When Makoto saw Kotonoha on the train one day, he fell in love at first sight. Luckily, his classmate Sekai’s nosy personality ensures him an introduction to his crush, and soon the two begin to date. However, Kotonoha isn’t the only one with eyes for Makoto - a fact that any horny teenager would be delighted with. With endless temptations, lies and heartbreak at every turn, Makoto and Kotonoha’s relationship will soon be put to the ultimate test...
Hikaru Genji is a son of the emperor, born on the wrong side of the sheets. A commoner at birth, he works as a retainer for his father. Though his good looks ensure him the attention of the ladies of the court, the love of his life happens to be his father's wife; and that's where things become a little more complicated. Forced to seek love elsewhere, he leaves no stone unturned; but can he ever find what he truly wants?
School Days and Tale of Genji both share a male lead that gets in a bit over their head due to their own actions with women. While one is political and the other is more modern in tone, both share a tragic sense of storytelling and the consequences of ones actions. Tale of Genji shows a classical view of one of the first representations of a novel and a hero (save for older publications such as the bible) while School Days shows us a modern version of an unfaithful romance and what can happen in a visceral sense. Genji is haunted by the loss of his mother for every romance that he succumbs to, while Makoto seems to not be able to maturely cope with what it really means to be in a relationship with a woman, decending into masogeny. I enjoyed the emotional contents and social relavence of both stories and am better off because of the morals implied in both.
Shinichiro Nakagami is an everyday high school student, with the exception of having his beautiful and athletic childhood friend Hiromi Yuasa living in his household after the death of her parents. Unfortunately, their relationship is cold at best - Shinichiro can tell that she is suffering, but she acts coldly and distant from her foster family and so he is unable to help ease her sadness. His family is also forcing him to practice a traditional Japanese dance that does not interest him, adding to his frustration. On top of that, he is cursed to misfortune by another girl in school, the eccentric Noe Isurugi. Shinichiro juggles all of these problems on a day-to-day basis as he learns about love and the sadness of those around him.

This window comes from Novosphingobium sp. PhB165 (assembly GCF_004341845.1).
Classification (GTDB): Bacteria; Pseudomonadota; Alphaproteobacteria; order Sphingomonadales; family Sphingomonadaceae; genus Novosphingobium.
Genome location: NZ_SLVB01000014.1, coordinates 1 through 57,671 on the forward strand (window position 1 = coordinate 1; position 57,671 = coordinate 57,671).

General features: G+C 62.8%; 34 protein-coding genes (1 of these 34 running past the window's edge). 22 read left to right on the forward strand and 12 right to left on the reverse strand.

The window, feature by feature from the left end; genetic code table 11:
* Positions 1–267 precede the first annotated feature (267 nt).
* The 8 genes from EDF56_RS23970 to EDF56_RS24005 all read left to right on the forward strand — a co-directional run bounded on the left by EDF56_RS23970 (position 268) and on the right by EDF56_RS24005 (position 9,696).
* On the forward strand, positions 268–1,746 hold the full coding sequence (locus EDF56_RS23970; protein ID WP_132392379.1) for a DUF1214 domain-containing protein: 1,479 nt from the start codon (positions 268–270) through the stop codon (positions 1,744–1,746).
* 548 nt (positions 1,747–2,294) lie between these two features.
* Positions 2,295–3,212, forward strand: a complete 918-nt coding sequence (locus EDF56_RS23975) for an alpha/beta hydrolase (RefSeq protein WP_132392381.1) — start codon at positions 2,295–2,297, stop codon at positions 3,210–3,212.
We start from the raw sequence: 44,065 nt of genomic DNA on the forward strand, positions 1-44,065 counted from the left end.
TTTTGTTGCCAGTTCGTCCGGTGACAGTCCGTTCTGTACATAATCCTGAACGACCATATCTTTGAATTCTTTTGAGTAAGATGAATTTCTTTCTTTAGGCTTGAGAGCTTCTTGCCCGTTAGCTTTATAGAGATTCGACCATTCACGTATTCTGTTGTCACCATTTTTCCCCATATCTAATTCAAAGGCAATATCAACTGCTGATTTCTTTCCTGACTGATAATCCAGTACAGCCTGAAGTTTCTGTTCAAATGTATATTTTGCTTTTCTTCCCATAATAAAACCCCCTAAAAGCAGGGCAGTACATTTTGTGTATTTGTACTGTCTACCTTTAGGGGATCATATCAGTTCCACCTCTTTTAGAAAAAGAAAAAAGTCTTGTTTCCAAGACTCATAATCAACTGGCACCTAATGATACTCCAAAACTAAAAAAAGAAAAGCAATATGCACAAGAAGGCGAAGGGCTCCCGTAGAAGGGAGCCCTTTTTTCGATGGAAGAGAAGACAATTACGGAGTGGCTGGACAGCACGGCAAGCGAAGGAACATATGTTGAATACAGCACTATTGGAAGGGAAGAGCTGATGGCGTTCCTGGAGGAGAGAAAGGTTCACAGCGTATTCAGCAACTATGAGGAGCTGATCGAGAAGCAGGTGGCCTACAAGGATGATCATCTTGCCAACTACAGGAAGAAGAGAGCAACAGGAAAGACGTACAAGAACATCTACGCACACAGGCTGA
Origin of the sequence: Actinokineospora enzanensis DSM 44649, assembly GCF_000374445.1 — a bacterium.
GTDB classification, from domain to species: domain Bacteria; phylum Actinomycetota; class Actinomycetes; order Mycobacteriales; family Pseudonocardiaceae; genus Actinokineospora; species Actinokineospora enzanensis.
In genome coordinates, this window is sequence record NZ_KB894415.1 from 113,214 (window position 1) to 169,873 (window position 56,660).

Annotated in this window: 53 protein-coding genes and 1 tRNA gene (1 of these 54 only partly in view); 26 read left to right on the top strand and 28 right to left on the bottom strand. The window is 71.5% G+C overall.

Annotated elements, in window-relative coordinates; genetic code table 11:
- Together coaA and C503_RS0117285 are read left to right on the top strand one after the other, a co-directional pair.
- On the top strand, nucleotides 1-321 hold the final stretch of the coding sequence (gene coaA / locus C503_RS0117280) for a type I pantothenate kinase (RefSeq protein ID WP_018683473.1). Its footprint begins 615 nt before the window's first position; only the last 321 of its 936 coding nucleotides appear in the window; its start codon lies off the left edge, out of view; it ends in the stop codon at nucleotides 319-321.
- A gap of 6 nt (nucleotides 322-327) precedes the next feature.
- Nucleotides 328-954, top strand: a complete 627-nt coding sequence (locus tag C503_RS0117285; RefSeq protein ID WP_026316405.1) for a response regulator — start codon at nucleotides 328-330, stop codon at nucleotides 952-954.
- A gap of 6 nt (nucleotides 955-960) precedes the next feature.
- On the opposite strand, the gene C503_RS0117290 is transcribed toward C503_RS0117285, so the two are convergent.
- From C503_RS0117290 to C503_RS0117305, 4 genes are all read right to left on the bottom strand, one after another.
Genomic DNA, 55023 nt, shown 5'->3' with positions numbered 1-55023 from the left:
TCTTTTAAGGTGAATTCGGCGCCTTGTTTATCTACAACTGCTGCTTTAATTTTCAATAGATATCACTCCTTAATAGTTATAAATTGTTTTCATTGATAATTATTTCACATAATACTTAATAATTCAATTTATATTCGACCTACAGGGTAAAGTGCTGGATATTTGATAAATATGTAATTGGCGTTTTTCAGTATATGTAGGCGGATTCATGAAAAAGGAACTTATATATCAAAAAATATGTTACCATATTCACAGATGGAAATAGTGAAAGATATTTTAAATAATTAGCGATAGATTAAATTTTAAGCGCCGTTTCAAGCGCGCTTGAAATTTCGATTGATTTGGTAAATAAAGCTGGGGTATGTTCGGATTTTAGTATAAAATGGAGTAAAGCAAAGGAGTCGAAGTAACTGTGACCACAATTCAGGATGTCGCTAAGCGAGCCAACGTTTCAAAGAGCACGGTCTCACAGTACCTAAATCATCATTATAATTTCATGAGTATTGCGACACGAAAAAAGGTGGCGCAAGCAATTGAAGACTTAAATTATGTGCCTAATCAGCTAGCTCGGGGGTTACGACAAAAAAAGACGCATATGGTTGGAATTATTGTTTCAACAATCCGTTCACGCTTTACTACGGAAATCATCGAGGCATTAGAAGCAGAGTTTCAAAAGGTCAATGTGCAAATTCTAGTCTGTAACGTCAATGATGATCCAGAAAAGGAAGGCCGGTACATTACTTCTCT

Schoool Days* and True Tears are similiar in many ways, sharing love triagle, drama, jealousy, school life and harem themes. I sincerely recommend watching both series because of the similar plots and atmospheres, I believe that, if you enjoyed one of them then there's a good chance you'll enjoy the other one.
Also, if you're into eroge, I recommend you to play the School Days eroge visual novel available with english translation (18+).
*Please note that the School Days anime contains mature themes and therefore may not be suited for everyone.
In a world where magic is a reality, the young Louise is at the bottom of her class. Dubbed "Zero" by her classmates at Tristein Academy (due to her zero success rate for magic), Louise (along with all first year students) was charged with summoning a familiar; and instead of a cute magical creature, the familiar arrived in the form of... Saito Hiraga, a normal Japanese boy who was abruptly teleported from his own world?! Can both Louise and Saito come to terms with their new and complicated "relationship" and (more importantly) help Saito find a way home?
If you like School Days you'll definitely like Zero no Tsukaima because they both have a good amount of humor and romance.
ZnT is a great anime; it doesn't have a lot of violence but it has a very good romantic story. It's about a young second year student by the name of Louise and her familiar Saito. She is a student at the Tristain Academy of Magic.